"That was a clash of cultures," he explained. "I am Muslim, and she's a santera."
A second failed marriage produced two daughters: Ntann, 7, and Assata Shakur, 11, named after the American fugitive also believed to be residing in Cuba whom the FBI added to its list of most wanted terrorists in May.
The girl's mother, Aime, also a Cuban, said she didn't realize her husband was naming their daughter after a fellow militant, convicted of murdering a New Jersey state trooper.
"He likes Japanese things, so I thought it was a Japanese name," she said with a roll of her eyes.
Raising his two daughters, Potts said, made him realize how much he missed family in the United States and wanted his children to meet them.
He said he also needed to make amends and apologize in person to the passengers of the plane he hijacked.
Potts still considers himself a revolutionary but says that both he and the times have changed, and violence is no longer an acceptable way to bring about change.
"I regret taking the plane and putting those people's lives in jeopardy," he said. "I didn't have that perspective at the time, but I have it now and will have it until the day I die. I would have been responsible for all those people dying."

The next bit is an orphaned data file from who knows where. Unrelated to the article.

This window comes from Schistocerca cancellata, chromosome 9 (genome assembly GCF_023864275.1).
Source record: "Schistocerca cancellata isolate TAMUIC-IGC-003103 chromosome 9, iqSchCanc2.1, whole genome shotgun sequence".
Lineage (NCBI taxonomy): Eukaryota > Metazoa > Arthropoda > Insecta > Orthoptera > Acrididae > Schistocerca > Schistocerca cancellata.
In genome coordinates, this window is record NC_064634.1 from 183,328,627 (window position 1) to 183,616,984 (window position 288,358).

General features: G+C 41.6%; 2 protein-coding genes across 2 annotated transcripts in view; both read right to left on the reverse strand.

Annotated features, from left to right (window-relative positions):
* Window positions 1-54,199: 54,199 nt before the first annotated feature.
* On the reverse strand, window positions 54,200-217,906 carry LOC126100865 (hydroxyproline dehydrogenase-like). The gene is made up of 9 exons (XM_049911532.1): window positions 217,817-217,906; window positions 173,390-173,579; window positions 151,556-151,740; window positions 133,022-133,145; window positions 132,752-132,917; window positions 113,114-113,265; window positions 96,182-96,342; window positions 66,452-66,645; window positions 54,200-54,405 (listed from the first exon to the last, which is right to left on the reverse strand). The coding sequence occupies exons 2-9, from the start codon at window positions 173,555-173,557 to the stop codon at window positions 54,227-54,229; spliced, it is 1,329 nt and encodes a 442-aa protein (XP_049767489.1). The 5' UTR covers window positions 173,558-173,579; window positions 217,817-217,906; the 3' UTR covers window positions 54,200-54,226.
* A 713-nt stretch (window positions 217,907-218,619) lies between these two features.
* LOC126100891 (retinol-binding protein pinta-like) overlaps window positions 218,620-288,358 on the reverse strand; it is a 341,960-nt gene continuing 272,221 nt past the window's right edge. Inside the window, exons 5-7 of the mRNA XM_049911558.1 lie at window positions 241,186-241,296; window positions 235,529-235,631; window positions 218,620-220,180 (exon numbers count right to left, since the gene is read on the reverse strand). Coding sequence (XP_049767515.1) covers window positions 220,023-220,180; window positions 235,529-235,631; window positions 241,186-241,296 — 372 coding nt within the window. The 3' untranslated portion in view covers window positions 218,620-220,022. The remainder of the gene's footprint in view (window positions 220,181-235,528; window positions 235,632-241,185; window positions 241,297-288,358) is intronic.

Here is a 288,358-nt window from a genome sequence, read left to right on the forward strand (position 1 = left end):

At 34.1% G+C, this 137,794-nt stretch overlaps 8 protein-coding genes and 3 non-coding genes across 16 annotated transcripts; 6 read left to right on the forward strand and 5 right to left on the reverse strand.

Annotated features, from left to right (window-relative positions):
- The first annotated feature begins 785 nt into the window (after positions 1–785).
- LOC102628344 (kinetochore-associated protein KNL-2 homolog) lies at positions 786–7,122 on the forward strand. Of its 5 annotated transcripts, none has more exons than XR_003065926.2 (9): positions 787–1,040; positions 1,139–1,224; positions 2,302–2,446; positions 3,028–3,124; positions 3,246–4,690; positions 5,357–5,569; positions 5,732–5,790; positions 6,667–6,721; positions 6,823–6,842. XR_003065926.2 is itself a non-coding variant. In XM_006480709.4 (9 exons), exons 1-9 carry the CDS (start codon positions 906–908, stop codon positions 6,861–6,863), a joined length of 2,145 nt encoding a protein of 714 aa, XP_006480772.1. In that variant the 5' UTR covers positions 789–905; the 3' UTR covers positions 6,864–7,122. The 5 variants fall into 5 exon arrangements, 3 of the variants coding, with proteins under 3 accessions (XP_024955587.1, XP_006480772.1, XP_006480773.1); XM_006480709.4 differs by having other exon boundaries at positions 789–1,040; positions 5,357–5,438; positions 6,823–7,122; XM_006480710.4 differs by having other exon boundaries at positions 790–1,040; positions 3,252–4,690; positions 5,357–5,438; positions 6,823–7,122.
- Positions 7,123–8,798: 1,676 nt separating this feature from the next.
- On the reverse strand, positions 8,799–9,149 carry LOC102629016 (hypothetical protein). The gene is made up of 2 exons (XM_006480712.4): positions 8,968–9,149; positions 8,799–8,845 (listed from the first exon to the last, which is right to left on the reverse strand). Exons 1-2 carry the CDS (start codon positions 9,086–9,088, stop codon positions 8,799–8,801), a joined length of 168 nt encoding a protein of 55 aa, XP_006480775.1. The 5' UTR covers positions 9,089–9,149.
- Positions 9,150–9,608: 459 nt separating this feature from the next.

In 2009, Potts wrote President Barack Obama, requesting a pardon for the hijacking.
Hearing nothing back, Potts then wrote the U.S. Attorney's Office in Miami to ask whether a plea deal could be worked out to take into account the time he had served in Cuba.
"Fifteen years in a communist prison that's been cited for human rights violations, I have paid my debts to society," he said.
Potts again got no reply, but his daughters were given U.S. citizenship and passports.
Potts wanted to travel with them to the U.S. and in September said he offered to surrender and face the charges awaiting him in the United States.
Nearly six months later, his daughters have been living with relatives in the U.S. since December, but he is still waiting for an answer.
But without a renewed U.S. passport, Potts can't join his girls.
Dozens of fugitives are believed to be living in Cuba, from convicted cop killers to Puerto Rican separatists to suspects in a South Florida Medicare fraud scheme.
The U.S. State Department has placed Cuba on the list of countries that support state terror, along with Iran and Syria, for providing a safe haven for fugitives from U.S. and international justice.
Potts is in all likelihood the only fugitive on the island offering to be tried.
"No one's harboring me," Potts countered. "I am trying to go back."
The U.S. Attorney's Office in Miami said Potts has been indicted for the 1984 hijacking but would not comment on why his offers to surrender have gone unanswered.